“The idea behind what the Lower Basin is proposing is, ‘We recognize that we have to forever and permanently fix the structural deficit,’” he said. “That’s huge. My concern is that the Upper Basin’s approach to these negotiations is passing up an opportunity for a really useful compromise.”

Entsminger, the Nevada negotiator, conceded that wide gaps remain between the Upper Basin and Lower Basin proposals, but expressed optimism that the states would find an agreement.

“I know the sexy headline is going to be, ‘four versus three, states on the brink,’ but we are at one step in this process,” he said.

The other major water deal coming into focus would also rectify a longstanding issue in the river’s legal framework: its exclusion of Native American tribes. The dozens of tribal nations along the Colorado River have theoretical rights to river water, but they must sue the federal government to realize those rights, under a precedent known as the Winters doctrine. Some of those tribes, like Arizona’s Gila River Indian Community, have settled with the government for huge volumes of water, but others have been tied up in court for years.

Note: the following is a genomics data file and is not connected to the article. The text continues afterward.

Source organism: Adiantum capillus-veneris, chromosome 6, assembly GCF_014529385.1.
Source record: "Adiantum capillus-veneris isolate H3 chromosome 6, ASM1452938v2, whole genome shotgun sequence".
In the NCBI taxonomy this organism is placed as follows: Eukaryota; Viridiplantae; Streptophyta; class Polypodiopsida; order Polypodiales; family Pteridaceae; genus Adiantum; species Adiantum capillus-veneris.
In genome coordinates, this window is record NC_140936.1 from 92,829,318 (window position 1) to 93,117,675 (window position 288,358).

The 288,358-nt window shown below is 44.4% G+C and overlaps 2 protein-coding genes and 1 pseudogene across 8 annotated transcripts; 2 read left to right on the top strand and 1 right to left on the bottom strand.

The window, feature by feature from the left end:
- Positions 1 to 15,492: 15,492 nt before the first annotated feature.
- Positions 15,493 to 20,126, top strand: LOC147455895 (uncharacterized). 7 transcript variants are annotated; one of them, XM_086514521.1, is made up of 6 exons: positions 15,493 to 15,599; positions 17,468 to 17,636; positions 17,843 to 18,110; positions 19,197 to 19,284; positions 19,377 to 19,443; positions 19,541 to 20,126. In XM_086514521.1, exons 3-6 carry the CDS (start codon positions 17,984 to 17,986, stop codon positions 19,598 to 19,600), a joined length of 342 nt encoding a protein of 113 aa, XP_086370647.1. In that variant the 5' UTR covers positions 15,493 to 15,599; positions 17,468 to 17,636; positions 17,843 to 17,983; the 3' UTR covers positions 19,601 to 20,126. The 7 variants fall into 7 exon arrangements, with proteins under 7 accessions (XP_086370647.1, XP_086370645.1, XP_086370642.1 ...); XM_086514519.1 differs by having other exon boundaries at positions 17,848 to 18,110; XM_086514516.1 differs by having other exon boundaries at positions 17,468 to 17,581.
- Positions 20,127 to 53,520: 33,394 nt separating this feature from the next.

The Navajo Nation, whose reservation stretches across much of Arizona and New Mexico, is among the largest tribes with so-called un-settled rights. The tribe has been suing the federal government for decades to obtain rights to the Colorado River as well as other waterways. Last year, the Supreme Court appeared to deal the Nation a serious setback when it ruled that the Biden administration didn’t have an obligation to study the Nation’s potential rights to the Colorado River.

In the aftermath of that Supreme Court defeat, tribal leaders set to work hashing out a landmark settlement that covers not only the Colorado River but also several of its tributaries, working with federal and state governments to resolve decades of litigation across numerous different court cases. 

The work has now culminated in a sprawling legal agreement between the Navajo, the neighboring Hopi and San Juan Southern Paiute Tribes, the Biden administration, Arizona, and more than a dozen other water users in the Southwest. The agreement would deliver at least 179,000 acre-feet of fresh water to parts of the reservation that currently rely on depleted aquifers or bottled water deliveries, enough to supply almost half a million average homes annually. This new water would come from entities like the state of Arizona and the Salt River Project water utility, who are voluntarily giving up their water to the Navajo to avoid the threat of further litigation. (The average Navajo Nation household uses around 7 gallons of water per day, less than a 10th of the national average.)